Creating the Best Presentation Using Rules of Thumbs

People like to use rules of thumb for many stuffs. It can be cooking, writing essays, business, painting and etc. You name a trade and there will be some sort of rules of thumb for it. Most people do not like to feel lost, and always hope for a guide. Rules of thumb serves as a quick and effective method for keeping oneself on track and in line with people’s expectations (Well hopefully).

There is even rules of thumb for presentation. Ever heard of this: “Plan for one minute and a half per slide”, some say, “and never put more than 5 bullets point and more than 5 words per bullet point”

Beneath this rules of thumb lies many underlying assumptions and cognitive biases of the human’s attention span. May or may not be true. Your audience consists of a diverse group of people with different kinds of background. Some may come from the advertising industry and are more attune to colors and pictures. Other may come from science and engineering background, and require evidences as support for your claims. Some may be in the higher management, and prefer the general picture with an emphasis on profits. Who are your audience? That is the single most important question when crafting out the perfect presentation.

Before going for a presentation, it is important to find out who are your audience and what are their background. Relying on rules of thumb may sometimes prove to be right, but to truly excel at presentation, you will have to cater it to the audience.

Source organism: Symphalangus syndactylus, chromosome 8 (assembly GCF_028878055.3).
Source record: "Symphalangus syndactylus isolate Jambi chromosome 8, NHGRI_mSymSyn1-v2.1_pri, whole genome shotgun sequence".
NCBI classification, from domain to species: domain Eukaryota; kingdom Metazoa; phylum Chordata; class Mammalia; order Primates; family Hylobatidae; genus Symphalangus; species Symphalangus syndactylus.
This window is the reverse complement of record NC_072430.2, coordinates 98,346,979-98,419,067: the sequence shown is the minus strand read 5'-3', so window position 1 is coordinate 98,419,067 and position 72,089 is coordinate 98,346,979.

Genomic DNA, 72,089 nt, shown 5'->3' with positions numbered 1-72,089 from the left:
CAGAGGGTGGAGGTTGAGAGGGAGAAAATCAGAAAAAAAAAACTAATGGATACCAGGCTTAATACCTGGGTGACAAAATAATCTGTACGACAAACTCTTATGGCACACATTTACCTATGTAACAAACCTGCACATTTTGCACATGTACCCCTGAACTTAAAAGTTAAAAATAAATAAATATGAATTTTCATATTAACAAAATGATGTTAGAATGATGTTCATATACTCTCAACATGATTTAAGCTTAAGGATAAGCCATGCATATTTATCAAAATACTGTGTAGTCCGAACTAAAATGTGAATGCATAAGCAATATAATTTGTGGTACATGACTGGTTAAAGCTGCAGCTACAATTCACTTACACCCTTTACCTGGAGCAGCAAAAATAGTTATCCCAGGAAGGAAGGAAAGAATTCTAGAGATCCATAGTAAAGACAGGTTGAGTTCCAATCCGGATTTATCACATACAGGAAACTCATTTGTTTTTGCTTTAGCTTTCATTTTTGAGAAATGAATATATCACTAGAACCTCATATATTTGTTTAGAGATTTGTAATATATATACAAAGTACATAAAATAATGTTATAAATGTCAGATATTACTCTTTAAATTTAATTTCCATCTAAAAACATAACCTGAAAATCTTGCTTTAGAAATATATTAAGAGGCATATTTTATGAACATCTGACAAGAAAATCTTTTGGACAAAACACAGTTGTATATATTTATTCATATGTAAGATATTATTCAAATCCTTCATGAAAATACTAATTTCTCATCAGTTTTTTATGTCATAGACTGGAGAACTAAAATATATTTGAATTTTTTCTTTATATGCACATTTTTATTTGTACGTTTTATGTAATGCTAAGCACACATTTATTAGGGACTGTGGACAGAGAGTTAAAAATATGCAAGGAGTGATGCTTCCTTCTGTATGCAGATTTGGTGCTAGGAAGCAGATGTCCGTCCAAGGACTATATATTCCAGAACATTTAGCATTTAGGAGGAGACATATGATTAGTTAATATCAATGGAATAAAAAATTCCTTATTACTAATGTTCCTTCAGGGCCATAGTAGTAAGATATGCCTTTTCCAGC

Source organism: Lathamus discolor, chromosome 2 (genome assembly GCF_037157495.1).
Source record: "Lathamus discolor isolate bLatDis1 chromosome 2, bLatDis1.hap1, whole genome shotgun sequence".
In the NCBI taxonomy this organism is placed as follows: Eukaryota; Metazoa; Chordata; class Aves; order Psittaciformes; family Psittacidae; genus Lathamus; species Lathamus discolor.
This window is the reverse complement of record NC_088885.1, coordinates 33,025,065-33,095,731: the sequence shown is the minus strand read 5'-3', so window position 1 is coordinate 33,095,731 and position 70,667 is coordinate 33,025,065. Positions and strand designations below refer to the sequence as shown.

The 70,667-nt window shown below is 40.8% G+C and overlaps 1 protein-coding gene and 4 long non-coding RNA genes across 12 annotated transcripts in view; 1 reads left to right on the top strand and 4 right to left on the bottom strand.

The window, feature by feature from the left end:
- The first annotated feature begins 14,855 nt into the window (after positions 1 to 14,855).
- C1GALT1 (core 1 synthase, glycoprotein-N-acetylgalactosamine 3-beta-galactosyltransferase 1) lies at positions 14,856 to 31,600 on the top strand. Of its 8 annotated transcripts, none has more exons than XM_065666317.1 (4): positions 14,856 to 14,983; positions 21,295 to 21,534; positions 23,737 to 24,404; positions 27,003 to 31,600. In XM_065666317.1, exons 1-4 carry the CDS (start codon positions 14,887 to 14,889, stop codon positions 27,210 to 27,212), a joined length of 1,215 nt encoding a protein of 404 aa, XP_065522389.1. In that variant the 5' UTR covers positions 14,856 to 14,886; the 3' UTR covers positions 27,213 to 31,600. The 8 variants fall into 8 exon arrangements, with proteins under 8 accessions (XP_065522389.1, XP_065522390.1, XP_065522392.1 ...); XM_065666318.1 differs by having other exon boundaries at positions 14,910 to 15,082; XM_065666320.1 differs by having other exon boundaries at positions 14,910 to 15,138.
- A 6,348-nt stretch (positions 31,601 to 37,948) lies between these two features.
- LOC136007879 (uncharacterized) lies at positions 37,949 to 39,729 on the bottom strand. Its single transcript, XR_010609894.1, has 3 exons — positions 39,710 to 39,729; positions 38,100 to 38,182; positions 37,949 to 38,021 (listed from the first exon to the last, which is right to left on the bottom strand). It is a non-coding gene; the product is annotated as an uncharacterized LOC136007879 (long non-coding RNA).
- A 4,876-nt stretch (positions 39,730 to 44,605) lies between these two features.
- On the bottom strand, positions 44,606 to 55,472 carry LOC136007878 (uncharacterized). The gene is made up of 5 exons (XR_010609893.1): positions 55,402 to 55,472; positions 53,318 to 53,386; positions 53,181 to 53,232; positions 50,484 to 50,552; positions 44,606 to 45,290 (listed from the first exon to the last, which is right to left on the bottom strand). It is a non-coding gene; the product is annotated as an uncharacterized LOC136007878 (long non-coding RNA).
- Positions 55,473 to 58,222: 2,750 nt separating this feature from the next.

You are the salesperson. The presentation is your product, and your customers are the audience. To make the sales, you need to have strong product knowledge (your presentation subject), engaging presentation skills and knowing the needs, wants and background of your customer (plus putting that knowledge to good use). If you are the customer, you do not want your customer to treat you using some rules of thumb. You want special customized treatment.

Use rules of thumb with caution. Very often, many of us do not even know how such and such a rule of thumbs comes about, therefore some of them may not be suitable to your audience. As Sun Tzu said, “Know enemy, know yourself and you shall win all your battles”.

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